They are the dominant force in the NFL today, yet few fans know their names.
"Try me," you say.
Okay, give me the names of the five guys who block for Dan Fouts.
In the last two weeks, the San Diego Chargers have scored 91 points, 41 against San Francisco and 50 against Cincinnati. Fouts continues to have plenty of time to throw the ball, no matter how desperate the opposition's pass rush.
"We have to get to Fouts, to at least upset his rhythm," a Bengal coach said. Only the Los Angeles Raiders have succeeded, in the second half of their come-from-behind 28-24 victory over Don Coryell's club.
The television announcers and football writers rave about Fouts' accuracy and his gifted receivers. The praise is deserved. But Fouts is a pocket passer who lacks mobility. He is smart and tough, but if he didn't have near-perfect protection his statistics would be much less scintillating and the Chargers, with their inadequate defense, would not be 5-2 in the American Conference.
I can think of only one other offensive line, in recent times, that was as good as San Diego's when it came to protecting the passer: the St. Louis Cardinals' in the mid-70s.
The gentlemen who formed that wall for Jim Hart answered to the names of Roger Finnie, Bob Young, Tom Banks, Conrad Dobler and Dan Dierdorf. They were great, as a unit, during an era when pass blocking was more difficult than it is today, before holding was made legal.
That Cardinal line might have been slightly better than the Chargers' current crew in the matter of blocking for the run. And certainly the Steelers, the Dolphins and the Raiders in their championship seasons were outstanding in blocking for both passing and running.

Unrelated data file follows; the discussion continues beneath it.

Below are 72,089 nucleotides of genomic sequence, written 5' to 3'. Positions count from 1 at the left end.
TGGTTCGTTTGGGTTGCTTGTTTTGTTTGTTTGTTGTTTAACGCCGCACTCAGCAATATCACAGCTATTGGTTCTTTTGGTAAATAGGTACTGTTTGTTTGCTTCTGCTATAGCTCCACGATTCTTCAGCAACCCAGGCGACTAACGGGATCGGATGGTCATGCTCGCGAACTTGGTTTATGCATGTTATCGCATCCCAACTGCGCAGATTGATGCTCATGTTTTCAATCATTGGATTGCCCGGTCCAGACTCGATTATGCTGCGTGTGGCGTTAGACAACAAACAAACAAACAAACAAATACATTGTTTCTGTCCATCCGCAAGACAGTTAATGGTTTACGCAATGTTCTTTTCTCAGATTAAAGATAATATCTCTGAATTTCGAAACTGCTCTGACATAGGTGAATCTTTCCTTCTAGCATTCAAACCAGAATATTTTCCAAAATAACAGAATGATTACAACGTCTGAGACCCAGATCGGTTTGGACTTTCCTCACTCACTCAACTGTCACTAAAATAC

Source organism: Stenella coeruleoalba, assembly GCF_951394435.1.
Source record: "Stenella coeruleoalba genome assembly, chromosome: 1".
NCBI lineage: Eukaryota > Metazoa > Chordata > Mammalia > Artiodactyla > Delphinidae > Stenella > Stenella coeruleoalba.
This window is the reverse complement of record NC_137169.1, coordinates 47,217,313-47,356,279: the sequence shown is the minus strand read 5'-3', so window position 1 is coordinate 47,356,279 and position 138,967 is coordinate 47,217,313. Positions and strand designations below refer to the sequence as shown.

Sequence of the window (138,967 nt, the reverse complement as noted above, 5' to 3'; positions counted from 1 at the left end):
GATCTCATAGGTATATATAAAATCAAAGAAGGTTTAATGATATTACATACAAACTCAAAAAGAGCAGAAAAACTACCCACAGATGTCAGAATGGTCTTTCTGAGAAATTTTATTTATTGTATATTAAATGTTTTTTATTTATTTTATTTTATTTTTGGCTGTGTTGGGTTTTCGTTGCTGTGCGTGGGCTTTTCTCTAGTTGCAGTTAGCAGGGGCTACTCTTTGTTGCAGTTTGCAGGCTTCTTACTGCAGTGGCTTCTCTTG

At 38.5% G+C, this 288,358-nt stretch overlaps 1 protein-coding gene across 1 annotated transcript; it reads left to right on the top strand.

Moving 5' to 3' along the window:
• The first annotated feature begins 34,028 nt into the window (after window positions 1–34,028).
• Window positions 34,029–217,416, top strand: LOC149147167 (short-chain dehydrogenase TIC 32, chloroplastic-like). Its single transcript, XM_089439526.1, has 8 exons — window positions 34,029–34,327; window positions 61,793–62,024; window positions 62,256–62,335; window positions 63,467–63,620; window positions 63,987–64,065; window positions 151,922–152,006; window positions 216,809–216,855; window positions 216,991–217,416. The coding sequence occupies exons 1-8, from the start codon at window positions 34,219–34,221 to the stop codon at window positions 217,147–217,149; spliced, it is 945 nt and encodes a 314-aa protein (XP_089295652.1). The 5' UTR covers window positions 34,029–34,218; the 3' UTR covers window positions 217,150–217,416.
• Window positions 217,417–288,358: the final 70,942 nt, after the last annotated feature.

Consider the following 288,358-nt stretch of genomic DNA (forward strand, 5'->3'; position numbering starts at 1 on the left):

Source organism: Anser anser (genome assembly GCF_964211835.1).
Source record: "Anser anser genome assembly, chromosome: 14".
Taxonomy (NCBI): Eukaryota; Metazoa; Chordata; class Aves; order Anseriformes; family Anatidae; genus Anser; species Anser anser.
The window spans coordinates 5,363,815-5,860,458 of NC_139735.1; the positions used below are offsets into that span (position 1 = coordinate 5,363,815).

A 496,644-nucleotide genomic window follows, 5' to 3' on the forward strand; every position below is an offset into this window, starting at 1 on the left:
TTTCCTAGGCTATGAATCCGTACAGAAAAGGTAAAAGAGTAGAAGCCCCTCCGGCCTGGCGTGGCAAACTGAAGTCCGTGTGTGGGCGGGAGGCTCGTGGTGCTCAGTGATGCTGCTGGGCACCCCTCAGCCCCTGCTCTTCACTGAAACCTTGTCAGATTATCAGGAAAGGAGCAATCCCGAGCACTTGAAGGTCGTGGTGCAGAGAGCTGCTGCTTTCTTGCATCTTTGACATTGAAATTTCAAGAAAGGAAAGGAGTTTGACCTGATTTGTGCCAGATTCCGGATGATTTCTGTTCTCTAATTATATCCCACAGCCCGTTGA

But I doubt if there has ever been a unit so proficient, or specialized, as San Diego's. The Chargers run only enough to give their receivers time to catch their breath. Air Coryell is designed to pass, pass, pass--the most sophisticated passing strategy the game has ever seen. And it's all keyed to the offensive front, whose names are Billy Shields, Doug Wilkerson, Don Macek, Ed White and Russ Washington.
This group helped keep my imaginary bankroll in four figures over the weekend. Miami was the only other selection to cover. Undaunted, I'll come right back with Miami giving 3 points at home Monday night against Buffalo, for $250, and with Pittsburgh on Sunday giving 6 at home to New England, also for $250.
Terry Bradshaw is struggling as the Steeler quarterback. In their last three outings on the road Pittsburgh has been shut out in Seattle, shut out in Buffalo and defeated, 10-9, by a Cleveland defense that had been having troubles of its own.
At home, however, the Steeler offense has been productive. There is the possibility Cliff Stoudt will replace Bradshaw against the Patriots. I doubt it. The most important consideration in this matchup concerns New England's determination to run the ball--and Pittsburgh's excellent record against the run. In a game vital to the playoff hopes of both squads, the edge must go to the more experienced Steelers.
Buffalo was unlucky to have lost, 24-23, at Tampa Bay last Sunday. The Bills were in easy field goal range late in the game, only to fumble. Buffalo is a good team, well coached, but it was unable to handle the Miami defense in Buffalo, losing, 9-7, and the Dolphin defense is even tougher at home. Giving the three points appears to be reasonable.
In other games this week the Las Vegas line lists San Diego 13 1/2 over Baltimore, the Rams 2 1/2 over Chicago, Cleveland 4 1/2 at Houston, the Raiders 8 over Denver, Tampa Bay 4 over Detroit, Atlanta 4 over Green Bay, St. Louis 1 1/2 over the Giants, the Jets 3 at Minnesota, Dallas 9 over Philadelphia, San Francisco 1 at Kansas City, Cincinnati 10 over Seattle and Washington 4 at New Orleans.
Last week's results: Miami, even, defeated the Jets, 20-19, plus $250; Detroit, giving 3 1/2 lost to Minnesota, 34-31, minus $275; Seattle, giving 4, lost to New England, 16-0, minus $275; San Francisco, giving 4, lost to Atlanta, 17-7, minus $275; San Diego, giving 3, defeated Cincinnati, 50-34, plus $250. Net for week, minus $325; net for season, plus $1,275. Won-lost record, 14-9. Last Week Season Totals $-325 $+1,275